While 40% of emissions are of natural origin (emissions from wetlands in particular), around 60% are due to human activities, according to the study carried out by more than 100 international researchers under the aegis of the Global Carbon Project.
Methane is the second greenhouse gas of anthropogenic origin after carbon dioxide (CO2), but its warming effect is 28 times greater per kilogram than that of CO2 over a 100-year horizon. Its concentrations in the atmosphere have more than doubled since the start of the industrial era, to represent 23% of the global warming produced by greenhouse gases.
The increase calculated by the researchers, based on the productive activities observed and atmospheric measurements, corresponds to climatological scenarios of strong warming, between +3 and 4 degrees Celsius in 2100.
“If we want to respond to the Paris agreement, we must not be content with limiting carbon dioxide emissions, we must reduce them as well as those of methane,” warned Marielle Saunois, of the science laboratory. climate and environment (CEA / CNRS / University of Versailles Saint-Quentin), which coordinated this study.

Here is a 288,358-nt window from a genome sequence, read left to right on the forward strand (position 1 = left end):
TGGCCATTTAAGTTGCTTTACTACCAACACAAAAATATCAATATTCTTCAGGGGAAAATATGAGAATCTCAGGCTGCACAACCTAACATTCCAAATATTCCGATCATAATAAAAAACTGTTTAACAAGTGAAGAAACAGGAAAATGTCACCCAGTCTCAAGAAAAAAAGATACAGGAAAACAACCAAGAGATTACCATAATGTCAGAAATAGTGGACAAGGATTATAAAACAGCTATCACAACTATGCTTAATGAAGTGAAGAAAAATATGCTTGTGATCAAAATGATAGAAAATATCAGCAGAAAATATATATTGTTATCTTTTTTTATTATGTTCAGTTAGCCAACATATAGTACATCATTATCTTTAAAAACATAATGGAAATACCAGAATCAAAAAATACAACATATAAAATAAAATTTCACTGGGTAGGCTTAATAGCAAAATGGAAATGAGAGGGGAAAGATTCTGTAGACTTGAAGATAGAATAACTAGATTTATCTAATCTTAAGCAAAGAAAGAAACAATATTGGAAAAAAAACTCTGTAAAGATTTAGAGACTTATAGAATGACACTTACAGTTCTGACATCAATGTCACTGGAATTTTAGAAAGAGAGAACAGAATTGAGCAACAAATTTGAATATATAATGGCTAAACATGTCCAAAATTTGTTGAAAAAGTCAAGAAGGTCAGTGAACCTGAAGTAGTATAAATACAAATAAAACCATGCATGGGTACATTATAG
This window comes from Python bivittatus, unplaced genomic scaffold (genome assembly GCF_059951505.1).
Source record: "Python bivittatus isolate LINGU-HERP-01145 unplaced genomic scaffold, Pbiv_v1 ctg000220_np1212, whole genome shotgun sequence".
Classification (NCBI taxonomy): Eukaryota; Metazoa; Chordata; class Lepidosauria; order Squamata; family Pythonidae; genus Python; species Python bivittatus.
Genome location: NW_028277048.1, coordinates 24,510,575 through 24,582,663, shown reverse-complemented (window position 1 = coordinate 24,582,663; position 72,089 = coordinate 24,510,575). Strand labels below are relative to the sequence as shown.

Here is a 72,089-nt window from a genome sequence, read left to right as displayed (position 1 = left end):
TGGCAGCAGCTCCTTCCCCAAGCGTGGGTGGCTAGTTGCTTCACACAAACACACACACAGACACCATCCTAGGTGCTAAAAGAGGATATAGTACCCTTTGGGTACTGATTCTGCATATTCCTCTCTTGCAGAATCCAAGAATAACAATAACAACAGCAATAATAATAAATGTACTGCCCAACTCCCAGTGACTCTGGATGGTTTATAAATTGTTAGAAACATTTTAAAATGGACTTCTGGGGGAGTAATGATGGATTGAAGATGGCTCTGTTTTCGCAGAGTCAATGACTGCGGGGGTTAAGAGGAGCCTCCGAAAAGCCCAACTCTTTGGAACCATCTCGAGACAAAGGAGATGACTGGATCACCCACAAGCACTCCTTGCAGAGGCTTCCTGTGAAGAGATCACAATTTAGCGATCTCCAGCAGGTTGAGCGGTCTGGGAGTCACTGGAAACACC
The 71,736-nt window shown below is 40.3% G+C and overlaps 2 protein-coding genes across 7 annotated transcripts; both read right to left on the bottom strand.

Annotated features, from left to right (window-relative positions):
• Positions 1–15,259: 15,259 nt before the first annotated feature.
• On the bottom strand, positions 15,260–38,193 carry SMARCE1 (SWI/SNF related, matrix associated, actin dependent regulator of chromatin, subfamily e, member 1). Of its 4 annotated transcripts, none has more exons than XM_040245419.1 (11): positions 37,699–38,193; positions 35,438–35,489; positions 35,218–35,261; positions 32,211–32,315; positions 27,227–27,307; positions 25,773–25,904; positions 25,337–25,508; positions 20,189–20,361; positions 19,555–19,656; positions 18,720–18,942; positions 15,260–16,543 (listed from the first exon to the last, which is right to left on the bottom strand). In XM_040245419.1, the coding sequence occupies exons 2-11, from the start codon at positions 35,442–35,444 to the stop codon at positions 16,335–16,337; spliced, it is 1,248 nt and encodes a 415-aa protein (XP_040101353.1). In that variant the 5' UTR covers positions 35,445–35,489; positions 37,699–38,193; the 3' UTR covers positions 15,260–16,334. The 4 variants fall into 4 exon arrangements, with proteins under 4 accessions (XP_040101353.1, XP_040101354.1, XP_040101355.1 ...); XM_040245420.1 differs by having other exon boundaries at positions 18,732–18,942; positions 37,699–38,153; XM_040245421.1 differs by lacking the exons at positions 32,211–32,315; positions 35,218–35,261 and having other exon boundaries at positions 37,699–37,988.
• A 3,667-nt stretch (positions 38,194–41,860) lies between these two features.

The Paris agreement, signed in 2015, aims to keep the overall temperature rise below 2 degrees compared to pre-industrial levels. To meet this target, greenhouse gas emissions should drop by 7.6% annually, according to the UN.
If we want to respond to the Paris Agreement, we should not be content with limiting carbon dioxide emissions, we must reduce them as well as those of methane.
Marielle Saunois, laboratory of climate and environmental sciences of the University of Versailles
Over the period studied, agriculture is, according to researchers, responsible for the majority of anthropogenic emissions (linked to human activity) of methane, with 30% coming from livestock herds (digestive fermentation and manure) and 8 % for rice cultivation. In terms of fossil fuels, the exploitation of oil and gas represents 22% of anthropogenic emissions and the extraction of coal 11%.
Solid and liquid waste management accounts for 18% of emissions and biomass and biofuel fires 8%, the rest of the emissions being linked to transport and industry.
Regionally, the tropical regions are the most emitting (64% of the total, in particular due to the numerous wetlands). The regions with the highest emissions are South America, Africa, South East Asia and China. Emissions are increasing in all regions of the world except Europe.